Short story about the Inventory (no more rhymes though)

Some people are quite messy by nature - in many cases it’s because they don’t give a … care. In some because they’re overconfident (they believe they are more organized than they actually are) and sometimes it’s a nothing more than an old, crude lack of time to keep things more tidy. Sadly, everything has its limits and human mind can’t keep things under control when:

  • the sheer number of them grows too much
  • they are so inter-connected and inter-dependent that any single item gets untraceable
  • there are many sources of information and sometimes it’s unclear which one of them is the right (and must trustworthy) one

IMHO inventory is crucial especially for DevOps. Without such data repo, how would they tell:

  • how close is it to reach the overall capacity?
  • is the new setup really coherent? are all the connections well set-up and do they reflect the dependencies between software components?
  • what has to be decommissioned (cleared out) after some stream of work has finished?

That’s why each time I see DevOps openly neglecting the need to catalogue and inventory their stuff, something dies screaming within me. This week I had this situation twice, so I couldn’t resist the need to write a bit about that.

Why do we need inventory?

That should be quite obvious: to put numerous items in control. To keep the most important information about them up-to-date. To extend the knowledge base with some operational info - like current utilization. To have a base for further processes and activities: like monitoring and work planning.

A smart individual in theory can keep such data within his sole skull, but:

  • who will guarantee that he won’t forget something important?
  • what if he gets sick? or finds a new job?
  • is he really able to answer any realistic (the one that actually may appear) question immediately?
  • what about transparency? It’s cool that he knows that (if he does), but how is this knowledge accessible for others?

Why inventory usually fails?

Because it’s collected manually - it’s an ad-hoc effort that is performed once and the inventory repository is not kept up-to-date after then. Why? Because it’s manual, it’s tedious, people keep forgetting about such stuff.

In the end, the effort is wasted. And inventory finds its way to a trashbin or is updated once a year (usually by being re-created from scratch).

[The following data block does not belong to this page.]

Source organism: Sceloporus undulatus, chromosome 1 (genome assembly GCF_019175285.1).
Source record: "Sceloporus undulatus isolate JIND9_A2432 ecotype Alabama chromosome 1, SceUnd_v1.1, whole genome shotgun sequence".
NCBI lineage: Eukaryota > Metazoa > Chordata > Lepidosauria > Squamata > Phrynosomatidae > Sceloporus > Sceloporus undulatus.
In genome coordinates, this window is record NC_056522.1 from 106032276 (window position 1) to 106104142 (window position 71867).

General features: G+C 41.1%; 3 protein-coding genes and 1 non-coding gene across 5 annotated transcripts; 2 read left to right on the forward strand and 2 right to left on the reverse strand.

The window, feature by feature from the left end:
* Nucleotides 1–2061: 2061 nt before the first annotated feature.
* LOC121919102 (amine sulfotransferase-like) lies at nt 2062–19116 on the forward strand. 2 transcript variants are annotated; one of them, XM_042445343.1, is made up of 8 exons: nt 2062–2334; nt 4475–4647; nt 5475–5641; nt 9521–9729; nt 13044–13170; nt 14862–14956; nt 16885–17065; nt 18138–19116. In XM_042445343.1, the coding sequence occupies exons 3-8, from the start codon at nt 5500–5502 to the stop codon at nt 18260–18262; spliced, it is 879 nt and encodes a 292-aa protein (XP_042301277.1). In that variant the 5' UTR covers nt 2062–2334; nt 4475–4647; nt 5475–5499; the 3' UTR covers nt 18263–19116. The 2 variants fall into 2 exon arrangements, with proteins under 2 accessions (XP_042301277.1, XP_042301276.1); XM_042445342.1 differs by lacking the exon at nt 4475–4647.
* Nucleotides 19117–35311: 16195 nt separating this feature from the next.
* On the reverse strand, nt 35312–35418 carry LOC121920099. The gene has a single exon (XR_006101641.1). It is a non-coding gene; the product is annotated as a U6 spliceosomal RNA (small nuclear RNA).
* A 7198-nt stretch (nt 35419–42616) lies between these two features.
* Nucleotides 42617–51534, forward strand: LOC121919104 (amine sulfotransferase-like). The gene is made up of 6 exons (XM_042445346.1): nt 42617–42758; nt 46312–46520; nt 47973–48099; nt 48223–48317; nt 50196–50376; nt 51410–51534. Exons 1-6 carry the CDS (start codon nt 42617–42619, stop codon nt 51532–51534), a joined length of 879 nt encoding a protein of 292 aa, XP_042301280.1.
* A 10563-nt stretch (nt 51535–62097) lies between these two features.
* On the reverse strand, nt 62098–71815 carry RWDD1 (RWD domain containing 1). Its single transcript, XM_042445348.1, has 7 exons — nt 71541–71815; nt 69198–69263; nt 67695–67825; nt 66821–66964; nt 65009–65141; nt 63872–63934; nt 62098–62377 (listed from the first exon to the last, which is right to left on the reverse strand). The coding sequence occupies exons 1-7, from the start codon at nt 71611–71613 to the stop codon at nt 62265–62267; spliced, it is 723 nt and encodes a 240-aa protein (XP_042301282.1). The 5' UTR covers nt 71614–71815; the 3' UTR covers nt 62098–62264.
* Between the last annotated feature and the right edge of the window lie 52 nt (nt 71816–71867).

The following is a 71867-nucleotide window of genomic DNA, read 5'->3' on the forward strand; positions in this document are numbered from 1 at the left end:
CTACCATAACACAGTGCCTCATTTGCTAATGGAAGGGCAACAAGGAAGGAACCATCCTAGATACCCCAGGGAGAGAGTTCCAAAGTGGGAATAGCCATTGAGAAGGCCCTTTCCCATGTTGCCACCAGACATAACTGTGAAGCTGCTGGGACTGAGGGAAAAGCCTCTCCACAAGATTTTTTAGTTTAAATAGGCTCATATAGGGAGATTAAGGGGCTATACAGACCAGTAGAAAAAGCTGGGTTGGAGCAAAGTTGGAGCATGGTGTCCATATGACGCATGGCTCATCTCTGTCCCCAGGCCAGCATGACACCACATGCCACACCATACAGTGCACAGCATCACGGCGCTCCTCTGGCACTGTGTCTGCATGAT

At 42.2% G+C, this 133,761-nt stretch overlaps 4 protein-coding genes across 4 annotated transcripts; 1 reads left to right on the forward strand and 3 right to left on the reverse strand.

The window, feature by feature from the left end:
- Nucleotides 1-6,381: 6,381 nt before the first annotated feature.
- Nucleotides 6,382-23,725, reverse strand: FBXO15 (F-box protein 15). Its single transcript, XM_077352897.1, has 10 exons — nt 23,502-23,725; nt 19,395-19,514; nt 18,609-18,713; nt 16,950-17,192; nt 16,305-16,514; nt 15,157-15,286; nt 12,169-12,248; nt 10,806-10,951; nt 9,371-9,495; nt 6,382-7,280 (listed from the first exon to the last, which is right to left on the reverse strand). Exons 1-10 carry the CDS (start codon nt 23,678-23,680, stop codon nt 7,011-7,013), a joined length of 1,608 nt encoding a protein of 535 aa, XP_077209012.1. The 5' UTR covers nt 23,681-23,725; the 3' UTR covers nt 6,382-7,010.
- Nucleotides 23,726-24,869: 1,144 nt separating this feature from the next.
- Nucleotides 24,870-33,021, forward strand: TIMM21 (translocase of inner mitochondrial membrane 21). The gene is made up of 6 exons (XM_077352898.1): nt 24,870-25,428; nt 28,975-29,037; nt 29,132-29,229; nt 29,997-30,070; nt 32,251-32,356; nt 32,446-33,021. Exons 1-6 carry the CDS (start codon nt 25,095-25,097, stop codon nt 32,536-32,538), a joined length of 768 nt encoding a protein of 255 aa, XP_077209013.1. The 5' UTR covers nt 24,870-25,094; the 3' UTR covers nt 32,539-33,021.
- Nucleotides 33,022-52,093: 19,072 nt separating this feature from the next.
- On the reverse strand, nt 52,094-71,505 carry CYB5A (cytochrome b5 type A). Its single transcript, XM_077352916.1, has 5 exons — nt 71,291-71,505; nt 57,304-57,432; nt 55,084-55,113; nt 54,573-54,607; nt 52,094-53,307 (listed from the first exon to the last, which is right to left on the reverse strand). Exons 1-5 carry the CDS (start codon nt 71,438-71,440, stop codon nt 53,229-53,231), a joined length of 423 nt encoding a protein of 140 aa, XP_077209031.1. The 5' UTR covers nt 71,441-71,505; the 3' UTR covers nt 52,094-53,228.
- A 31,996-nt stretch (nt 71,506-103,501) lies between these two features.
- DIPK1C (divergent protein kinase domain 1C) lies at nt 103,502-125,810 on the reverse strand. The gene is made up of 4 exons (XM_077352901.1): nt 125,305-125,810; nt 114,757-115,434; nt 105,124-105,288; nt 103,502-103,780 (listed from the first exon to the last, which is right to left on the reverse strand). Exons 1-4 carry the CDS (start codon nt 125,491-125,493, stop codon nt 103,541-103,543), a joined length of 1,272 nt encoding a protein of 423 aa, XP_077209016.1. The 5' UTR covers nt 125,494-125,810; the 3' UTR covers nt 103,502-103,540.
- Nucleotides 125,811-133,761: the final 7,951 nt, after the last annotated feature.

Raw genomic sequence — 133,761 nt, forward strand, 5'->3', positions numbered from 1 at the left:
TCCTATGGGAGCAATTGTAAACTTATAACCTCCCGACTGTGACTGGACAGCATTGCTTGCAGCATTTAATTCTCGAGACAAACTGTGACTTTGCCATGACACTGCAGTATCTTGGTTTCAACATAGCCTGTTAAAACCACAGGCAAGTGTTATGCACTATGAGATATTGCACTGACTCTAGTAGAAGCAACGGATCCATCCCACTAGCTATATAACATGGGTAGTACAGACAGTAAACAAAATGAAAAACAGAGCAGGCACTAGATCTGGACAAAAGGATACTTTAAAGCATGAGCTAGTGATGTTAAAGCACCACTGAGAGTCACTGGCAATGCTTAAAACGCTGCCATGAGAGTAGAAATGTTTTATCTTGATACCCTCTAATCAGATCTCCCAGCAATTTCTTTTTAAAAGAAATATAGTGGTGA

That’s why inventory should be the best friend with automation - make it a vital element of your delivery automation process -> this way you’ll also make sure that it fits its purpose (it doesn’t get out of sync with reality).

What can one do to make it work then?

There are two solutions: both have their challenges, but each of them is equally good, so feel free to pick one that fits you most:

  1. Create your inventory automatically.

    What does it mean? Make the things that you want listed to “announce” or “register” themselves to inventory. Find common points / places / junction-points in your software / infrastructure and then place there a component that will do the job. Examples?

    > make your deployment scripts register services being installed
    > put metadata in AssemblyInfo to digest it directly from the libs
    > mark your services / certificates / machines in a distinguishable way (naming convention) and periodically dump the list to refresh the inventory

  2. Validate your manually-created inventory by making it crucial for a core function

    Make sure that your maintenance procedures / operations will work only on the stuff that is present in the inventory. For instance:

    > won’t update / start any service that is not in the inventory
    > any DB that is not in the inventory, gets auto detached (during everyday’s backup window)
    > only services that exist in the inventory may successfully connect to the configuration server

First case is more brain-less, but in some cases it may actually be far more difficult.

Second case is simpler (as a concept), but it seems to require (in general) more effort -> on the other hand, such checks won’t hurt anyway, so it looks like an effort well spent. And once there’s something (with a short feedback loop) that will cover your ass in case of forgetting inventory update, the duty of keeping it current is far less painful.

Your inventory (CMDB in ITIL naming convention) is your treasure map. Would you throw a treasure map out through the window?

About Sebastian Gebski

Geek, agilista, blogger, codefella, serial reader. In the daylight - I lead software delivery. #lean #dotnet #webdev #elixir. I speak here for myself only.